6 months of breaking barriers TO and THROUGH tennis


We are six months into our BBTA journey and now in Phase Two of our pilot schemes, and wow its been a rollercoaster. After years of researching and thinking – how can we make a difference in our community through a sport we love?

We eventually decided to take the plunge and started the BBTA programme. We were kids and now our kids are part of the community that we are trying to break barriers to and through tennis for so we are probably best placed to start this.

The awesome Leeds Community Foundation recognised an initiative led by people from the community it serves and gave us a chance to start. The LTA Tennis Foundation and Sport England have also supported us into the Phase Two of our pilot scheme to whom we are hugely grateful for.

In Leeds we have the unique, and unfortunate, situation where our partner tennis centres are within 1 mile of IMD 1-4 areas. They are close to and relatively (physically) accessible from some of the most deprived areas in Leeds and nationally but yet there are still barriers for underrepresented communities.

Barriers such as perception, weather and cost are still making it inaccessible. Our pilot programme is based on relatable faces bringing hard to reach children from underrepresented backgrounds into traditional tennis venues so that our children get as close to other children’s experience of the sport, as those who have the means to do so for FREE. Out of the cohort of 89 children, over 40% are from state benefits only households. It’s great to have them and low income families experience good coaching, access to equipment and all weather facilities throughout the year for consistent play. A wet winter reinforcing what conversations with parents in our feasibility studies told us.

I don’t drive, is there somewhere warm and dry for me to wait if I bring my kids to this tennis thing?

This approach has been very successful – so far. It’s also had its challenges – It’s uncomfortable for some. Uncomfortable for parents and children from our community and probably for parents and children from ‘traditional’ tennis too.

Is this necessary to truly open tennis up and diversify the sport? We think so.

Is this approach scalable? Does it work in the long run? Could it go beyond participation into talent and coaching pathways? We think so, but honestly, we don’t know yet, but we hope to learn from this scheme.

Although we are participation first, early indications are encouraging with 15% of the cohort being asked to join invitational groups within 6 months. We’ll only really understand through data and learnings from our pilot schemes over the next couple of years, hopefully, what really works. We still have a lot of work to do in understanding, changing of perceptions and gaining more trust from parts of underrepresented communities. Thats going to take some time.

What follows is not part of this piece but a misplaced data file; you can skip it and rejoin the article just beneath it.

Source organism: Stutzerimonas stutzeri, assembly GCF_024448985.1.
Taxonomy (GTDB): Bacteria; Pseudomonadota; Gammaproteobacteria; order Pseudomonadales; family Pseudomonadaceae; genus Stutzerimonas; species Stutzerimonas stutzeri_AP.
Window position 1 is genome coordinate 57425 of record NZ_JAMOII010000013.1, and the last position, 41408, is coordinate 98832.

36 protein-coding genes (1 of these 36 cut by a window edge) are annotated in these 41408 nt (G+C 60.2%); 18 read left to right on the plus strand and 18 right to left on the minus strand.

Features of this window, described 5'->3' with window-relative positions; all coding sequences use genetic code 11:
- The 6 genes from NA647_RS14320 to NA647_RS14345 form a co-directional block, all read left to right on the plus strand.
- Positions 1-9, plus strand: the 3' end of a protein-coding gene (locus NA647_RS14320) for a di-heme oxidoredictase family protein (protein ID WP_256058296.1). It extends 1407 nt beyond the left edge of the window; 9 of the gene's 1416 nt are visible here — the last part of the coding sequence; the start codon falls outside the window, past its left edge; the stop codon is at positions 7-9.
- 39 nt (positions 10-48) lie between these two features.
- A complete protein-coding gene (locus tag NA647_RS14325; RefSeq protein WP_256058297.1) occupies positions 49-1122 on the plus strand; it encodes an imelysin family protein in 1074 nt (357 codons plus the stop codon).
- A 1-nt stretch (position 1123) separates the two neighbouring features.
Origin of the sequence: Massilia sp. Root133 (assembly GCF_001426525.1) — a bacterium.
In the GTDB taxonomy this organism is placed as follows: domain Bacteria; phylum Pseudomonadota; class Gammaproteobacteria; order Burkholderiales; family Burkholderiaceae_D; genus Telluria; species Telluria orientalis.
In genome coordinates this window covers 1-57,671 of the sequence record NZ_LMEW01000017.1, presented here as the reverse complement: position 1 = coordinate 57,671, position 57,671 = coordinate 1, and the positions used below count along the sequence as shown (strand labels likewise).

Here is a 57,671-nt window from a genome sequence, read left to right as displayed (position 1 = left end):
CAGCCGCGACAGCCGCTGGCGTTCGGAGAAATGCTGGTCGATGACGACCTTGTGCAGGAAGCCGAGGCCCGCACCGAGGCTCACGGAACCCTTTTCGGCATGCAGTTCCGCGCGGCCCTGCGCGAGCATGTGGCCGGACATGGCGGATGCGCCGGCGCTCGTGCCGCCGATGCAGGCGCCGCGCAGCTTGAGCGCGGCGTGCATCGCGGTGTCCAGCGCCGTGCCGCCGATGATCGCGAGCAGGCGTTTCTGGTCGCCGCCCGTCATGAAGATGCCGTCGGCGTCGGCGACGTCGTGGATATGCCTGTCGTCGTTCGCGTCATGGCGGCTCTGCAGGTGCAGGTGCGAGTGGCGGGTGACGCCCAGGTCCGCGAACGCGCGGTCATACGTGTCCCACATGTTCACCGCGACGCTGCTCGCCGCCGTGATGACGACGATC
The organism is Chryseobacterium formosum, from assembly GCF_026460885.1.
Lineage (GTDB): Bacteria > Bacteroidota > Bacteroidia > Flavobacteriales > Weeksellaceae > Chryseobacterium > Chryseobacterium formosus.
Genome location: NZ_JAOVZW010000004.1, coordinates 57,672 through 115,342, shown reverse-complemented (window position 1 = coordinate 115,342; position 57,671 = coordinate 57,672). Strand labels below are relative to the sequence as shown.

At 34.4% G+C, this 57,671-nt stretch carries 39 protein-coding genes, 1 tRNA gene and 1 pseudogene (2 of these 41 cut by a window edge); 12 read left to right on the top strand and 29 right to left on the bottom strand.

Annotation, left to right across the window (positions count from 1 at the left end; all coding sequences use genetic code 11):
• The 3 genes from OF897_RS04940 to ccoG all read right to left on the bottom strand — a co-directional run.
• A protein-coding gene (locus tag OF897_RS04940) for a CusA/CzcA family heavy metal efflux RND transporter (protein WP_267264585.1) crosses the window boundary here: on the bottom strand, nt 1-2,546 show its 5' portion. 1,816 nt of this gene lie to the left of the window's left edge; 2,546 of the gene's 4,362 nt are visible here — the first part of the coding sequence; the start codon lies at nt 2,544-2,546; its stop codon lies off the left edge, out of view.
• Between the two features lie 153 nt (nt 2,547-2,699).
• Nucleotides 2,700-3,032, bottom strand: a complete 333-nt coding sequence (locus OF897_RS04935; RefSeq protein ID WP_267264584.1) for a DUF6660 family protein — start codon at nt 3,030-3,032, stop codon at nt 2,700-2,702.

Early on in the programme one child asked:

Can I be moved to a group with a girl coach please?

We’ve heard this more from girls as we’ve expanded the scheme. A stark reminder of the challenge that having people that look like them as coaches and wider tennis is important for kids. A challenge that we know of but hits so much harder when 8 year olds are telling you rather than a sports research paper. Our cohort is 58% female. In conversations two sisters said “We like tennis cause we don’t have to bump into people” something we’ve heard a few times, highlighting the non contact appeal of the sport to some girls. We capture this data as part of our pilot which we feel is gold dust in better understanding the barriers to physical activity through tennis in these communities – our community.

We are learning a lot and our biggest challenges or opportunities are – how do we shape up for the future to retain, onboard and serve the big waiting list we now have. A good problem to have in some ways.

We are truly thankful that parents and children from our community have trusted us enough to put them into very new, and frankly, uncomfortable situations. Our partners who are on the frontlines of delivering great tennis experiences for our children – we thank you too. Our advocates in local schools, Churches, Mosques, School Games Officers, and everyone else who’s spread the word. Even the local football clubs, who’ve begrudgingly signposted potential players to BBTA – Thanks!

We recently had a great session hosted by one of our delivery partners Chapel Allerton Tennis Club where we got some of the children on our scheme from across 4 sites to join us for a half term session, a time where most children from underrepresented backgrounds need things to do. Not all could travel to this session but hopefully we’ll take this to other sites in the future. It gave us the chance to film the below video which rounds up what we are doing at BBTA.